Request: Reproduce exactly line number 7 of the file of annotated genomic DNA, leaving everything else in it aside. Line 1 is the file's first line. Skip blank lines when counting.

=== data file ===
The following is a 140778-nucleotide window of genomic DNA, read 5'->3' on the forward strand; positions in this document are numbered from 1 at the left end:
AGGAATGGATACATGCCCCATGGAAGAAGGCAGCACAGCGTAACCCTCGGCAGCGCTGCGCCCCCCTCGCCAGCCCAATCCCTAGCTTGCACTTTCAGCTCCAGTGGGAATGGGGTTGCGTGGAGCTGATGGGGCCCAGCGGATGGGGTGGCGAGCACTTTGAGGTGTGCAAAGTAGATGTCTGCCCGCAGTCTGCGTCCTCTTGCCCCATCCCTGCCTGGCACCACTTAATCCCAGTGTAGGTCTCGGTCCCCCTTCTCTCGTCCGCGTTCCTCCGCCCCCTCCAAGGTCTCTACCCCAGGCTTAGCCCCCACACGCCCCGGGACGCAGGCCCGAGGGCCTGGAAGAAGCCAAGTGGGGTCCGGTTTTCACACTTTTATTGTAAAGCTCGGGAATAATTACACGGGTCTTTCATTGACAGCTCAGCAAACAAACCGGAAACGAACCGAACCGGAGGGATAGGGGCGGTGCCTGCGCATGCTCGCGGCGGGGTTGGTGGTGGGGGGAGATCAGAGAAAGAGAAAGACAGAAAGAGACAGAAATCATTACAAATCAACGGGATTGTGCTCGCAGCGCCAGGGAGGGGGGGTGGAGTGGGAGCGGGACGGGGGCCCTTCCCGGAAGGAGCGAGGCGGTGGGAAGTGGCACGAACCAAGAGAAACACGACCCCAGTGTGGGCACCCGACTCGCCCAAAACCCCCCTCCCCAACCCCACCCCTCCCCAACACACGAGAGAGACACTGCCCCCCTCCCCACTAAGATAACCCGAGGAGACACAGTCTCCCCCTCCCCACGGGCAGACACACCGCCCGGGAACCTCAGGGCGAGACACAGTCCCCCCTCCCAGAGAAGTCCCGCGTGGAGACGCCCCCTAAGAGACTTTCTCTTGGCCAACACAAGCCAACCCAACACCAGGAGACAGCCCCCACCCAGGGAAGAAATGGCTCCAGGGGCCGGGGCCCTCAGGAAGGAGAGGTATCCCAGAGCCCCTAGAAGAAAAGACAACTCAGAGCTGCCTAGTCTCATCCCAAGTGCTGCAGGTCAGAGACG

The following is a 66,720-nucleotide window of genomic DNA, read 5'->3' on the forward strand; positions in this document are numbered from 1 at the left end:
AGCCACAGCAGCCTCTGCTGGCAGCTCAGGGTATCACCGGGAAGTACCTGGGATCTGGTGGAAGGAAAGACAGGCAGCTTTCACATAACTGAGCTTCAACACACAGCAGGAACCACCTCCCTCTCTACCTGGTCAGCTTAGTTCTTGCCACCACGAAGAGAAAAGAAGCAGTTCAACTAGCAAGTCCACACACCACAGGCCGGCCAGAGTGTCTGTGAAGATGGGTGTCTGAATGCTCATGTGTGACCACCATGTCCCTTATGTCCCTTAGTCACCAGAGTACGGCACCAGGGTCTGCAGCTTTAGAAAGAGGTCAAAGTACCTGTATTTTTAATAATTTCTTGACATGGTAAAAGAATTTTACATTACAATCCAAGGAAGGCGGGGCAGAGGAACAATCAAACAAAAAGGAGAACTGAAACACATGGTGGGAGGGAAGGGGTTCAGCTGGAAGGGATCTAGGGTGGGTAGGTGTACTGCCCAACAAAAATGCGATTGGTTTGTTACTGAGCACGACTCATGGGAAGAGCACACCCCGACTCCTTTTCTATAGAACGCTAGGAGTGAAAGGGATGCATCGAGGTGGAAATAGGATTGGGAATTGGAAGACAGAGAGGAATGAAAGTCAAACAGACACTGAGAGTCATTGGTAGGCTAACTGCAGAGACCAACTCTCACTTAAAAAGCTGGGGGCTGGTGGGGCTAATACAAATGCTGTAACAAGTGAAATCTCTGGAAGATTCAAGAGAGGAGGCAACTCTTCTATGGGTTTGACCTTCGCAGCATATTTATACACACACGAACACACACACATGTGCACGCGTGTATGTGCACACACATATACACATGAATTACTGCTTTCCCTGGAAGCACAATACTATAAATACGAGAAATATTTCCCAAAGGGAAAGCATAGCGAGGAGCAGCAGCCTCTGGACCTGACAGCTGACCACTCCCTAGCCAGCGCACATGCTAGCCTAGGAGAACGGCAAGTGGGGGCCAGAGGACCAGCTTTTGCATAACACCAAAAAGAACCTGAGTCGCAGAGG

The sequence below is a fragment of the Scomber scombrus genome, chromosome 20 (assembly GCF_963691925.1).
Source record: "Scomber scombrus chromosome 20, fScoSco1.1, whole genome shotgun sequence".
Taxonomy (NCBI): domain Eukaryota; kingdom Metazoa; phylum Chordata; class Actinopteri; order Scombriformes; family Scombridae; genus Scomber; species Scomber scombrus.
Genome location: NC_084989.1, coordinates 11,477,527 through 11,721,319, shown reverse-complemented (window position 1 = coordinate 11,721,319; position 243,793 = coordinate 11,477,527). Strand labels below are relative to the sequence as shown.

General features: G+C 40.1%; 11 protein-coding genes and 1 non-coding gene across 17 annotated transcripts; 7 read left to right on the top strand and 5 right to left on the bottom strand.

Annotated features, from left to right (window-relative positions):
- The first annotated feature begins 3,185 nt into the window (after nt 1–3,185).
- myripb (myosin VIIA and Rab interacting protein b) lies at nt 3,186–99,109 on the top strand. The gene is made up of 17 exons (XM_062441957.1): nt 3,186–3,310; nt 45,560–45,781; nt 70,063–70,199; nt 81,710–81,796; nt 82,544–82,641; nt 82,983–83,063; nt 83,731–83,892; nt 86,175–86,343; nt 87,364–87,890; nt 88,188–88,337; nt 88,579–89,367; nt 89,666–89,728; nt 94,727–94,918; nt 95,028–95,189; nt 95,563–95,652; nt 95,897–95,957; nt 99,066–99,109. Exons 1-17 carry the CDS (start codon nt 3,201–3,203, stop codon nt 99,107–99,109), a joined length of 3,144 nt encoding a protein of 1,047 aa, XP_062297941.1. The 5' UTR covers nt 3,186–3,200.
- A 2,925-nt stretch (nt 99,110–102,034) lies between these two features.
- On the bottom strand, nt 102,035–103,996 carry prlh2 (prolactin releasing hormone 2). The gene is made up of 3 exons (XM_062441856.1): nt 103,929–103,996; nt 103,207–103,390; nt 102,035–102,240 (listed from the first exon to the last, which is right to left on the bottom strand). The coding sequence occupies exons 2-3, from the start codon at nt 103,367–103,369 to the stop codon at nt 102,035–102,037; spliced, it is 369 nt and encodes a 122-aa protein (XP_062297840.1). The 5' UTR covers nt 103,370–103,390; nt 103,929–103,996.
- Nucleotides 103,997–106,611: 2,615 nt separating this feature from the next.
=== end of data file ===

Taxonomy (NCBI): domain Eukaryota; kingdom Metazoa; phylum Chordata; class Actinopteri; order Scombriformes; family Scombridae; genus Scomber; species Scomber scombrus.